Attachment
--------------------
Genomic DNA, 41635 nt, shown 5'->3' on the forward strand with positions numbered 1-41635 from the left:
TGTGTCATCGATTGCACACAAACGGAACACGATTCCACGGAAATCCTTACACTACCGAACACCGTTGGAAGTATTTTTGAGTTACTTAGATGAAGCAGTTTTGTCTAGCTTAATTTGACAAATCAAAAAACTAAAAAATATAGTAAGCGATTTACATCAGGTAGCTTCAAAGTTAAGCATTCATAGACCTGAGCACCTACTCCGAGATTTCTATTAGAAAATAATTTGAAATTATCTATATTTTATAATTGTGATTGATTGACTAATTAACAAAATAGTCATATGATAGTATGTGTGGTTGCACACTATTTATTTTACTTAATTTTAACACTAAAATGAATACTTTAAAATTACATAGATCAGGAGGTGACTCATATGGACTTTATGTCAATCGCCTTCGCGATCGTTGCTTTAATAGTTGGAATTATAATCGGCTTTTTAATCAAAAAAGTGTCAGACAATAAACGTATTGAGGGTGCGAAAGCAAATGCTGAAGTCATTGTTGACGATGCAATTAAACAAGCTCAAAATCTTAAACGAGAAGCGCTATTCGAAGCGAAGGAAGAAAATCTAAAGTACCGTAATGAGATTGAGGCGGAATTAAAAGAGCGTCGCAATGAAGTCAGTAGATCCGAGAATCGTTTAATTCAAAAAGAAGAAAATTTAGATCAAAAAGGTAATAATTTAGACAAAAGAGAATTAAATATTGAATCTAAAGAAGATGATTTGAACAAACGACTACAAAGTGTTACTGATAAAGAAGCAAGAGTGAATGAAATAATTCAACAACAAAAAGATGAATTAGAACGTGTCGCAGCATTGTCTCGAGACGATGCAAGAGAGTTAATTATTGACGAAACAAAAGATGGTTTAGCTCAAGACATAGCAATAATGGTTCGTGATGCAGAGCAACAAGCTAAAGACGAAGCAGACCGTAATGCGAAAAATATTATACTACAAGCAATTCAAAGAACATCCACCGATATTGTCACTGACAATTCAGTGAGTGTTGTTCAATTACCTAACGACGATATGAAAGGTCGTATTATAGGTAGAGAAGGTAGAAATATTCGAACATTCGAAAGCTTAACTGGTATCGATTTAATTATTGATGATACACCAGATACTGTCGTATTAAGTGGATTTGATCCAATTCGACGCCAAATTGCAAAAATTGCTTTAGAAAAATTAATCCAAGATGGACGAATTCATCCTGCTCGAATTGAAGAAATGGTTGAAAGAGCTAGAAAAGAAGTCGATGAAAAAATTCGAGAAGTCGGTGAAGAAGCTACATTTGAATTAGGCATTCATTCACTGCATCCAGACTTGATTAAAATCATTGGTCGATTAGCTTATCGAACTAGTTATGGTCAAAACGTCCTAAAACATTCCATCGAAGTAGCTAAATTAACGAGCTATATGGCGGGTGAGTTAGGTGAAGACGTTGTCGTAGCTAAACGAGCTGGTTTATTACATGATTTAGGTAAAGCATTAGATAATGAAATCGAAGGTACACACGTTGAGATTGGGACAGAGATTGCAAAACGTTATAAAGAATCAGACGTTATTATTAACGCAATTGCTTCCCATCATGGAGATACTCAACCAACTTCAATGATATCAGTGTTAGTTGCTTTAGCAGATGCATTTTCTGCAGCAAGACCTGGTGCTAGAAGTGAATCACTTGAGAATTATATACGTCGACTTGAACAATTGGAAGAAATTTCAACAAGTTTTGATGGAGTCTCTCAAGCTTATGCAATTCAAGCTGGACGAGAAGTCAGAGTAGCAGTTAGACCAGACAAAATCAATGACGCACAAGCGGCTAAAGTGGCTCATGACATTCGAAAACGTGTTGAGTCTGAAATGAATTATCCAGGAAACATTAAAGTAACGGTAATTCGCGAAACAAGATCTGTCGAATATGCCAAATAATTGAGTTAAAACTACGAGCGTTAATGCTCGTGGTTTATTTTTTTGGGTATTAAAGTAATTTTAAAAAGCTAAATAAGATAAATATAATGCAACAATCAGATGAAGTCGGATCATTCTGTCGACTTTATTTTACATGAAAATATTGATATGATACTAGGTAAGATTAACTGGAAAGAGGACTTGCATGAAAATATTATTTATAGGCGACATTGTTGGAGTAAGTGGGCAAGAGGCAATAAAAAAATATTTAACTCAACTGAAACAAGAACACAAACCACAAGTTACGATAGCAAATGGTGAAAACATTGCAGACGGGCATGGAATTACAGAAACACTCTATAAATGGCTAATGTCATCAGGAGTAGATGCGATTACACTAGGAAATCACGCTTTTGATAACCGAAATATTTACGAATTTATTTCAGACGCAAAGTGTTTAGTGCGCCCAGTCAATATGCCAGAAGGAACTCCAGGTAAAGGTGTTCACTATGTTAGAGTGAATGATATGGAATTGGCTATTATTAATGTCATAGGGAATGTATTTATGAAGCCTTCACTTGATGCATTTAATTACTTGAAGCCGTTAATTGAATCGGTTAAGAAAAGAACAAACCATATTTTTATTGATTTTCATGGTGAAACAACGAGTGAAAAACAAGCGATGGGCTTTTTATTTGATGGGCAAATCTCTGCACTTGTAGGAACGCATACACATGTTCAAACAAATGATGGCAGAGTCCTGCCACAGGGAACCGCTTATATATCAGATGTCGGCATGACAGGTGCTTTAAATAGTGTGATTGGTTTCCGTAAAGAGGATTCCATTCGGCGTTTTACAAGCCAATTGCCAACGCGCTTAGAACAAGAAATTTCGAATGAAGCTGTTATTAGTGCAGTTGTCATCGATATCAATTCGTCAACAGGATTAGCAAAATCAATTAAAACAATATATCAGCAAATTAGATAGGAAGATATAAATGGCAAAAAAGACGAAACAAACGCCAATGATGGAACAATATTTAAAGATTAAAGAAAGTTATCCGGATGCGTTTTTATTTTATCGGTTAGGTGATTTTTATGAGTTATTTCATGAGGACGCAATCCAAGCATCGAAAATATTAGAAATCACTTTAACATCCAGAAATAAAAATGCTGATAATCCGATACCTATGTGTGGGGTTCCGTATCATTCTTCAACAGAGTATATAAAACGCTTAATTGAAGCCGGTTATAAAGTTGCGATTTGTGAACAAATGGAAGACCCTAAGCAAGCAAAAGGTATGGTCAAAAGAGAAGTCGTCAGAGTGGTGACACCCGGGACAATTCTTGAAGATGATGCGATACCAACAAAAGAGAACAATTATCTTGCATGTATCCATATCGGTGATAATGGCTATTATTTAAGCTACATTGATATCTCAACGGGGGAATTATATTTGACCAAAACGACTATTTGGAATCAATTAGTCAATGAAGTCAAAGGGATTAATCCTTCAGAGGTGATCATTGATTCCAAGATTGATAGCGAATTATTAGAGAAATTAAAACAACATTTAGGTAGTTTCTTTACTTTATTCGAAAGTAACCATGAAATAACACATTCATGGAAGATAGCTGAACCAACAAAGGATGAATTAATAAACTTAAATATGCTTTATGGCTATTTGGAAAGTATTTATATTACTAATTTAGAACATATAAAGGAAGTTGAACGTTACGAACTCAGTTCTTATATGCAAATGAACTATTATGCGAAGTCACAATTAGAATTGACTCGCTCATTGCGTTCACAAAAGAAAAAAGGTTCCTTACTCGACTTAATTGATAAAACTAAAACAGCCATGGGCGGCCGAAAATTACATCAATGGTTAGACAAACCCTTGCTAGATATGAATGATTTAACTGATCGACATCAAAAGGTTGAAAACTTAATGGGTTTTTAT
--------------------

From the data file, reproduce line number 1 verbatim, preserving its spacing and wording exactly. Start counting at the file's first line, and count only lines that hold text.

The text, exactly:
Genomic DNA, 41635 nt, shown 5'->3' on the forward strand with positions numbered 1-41635 from the left: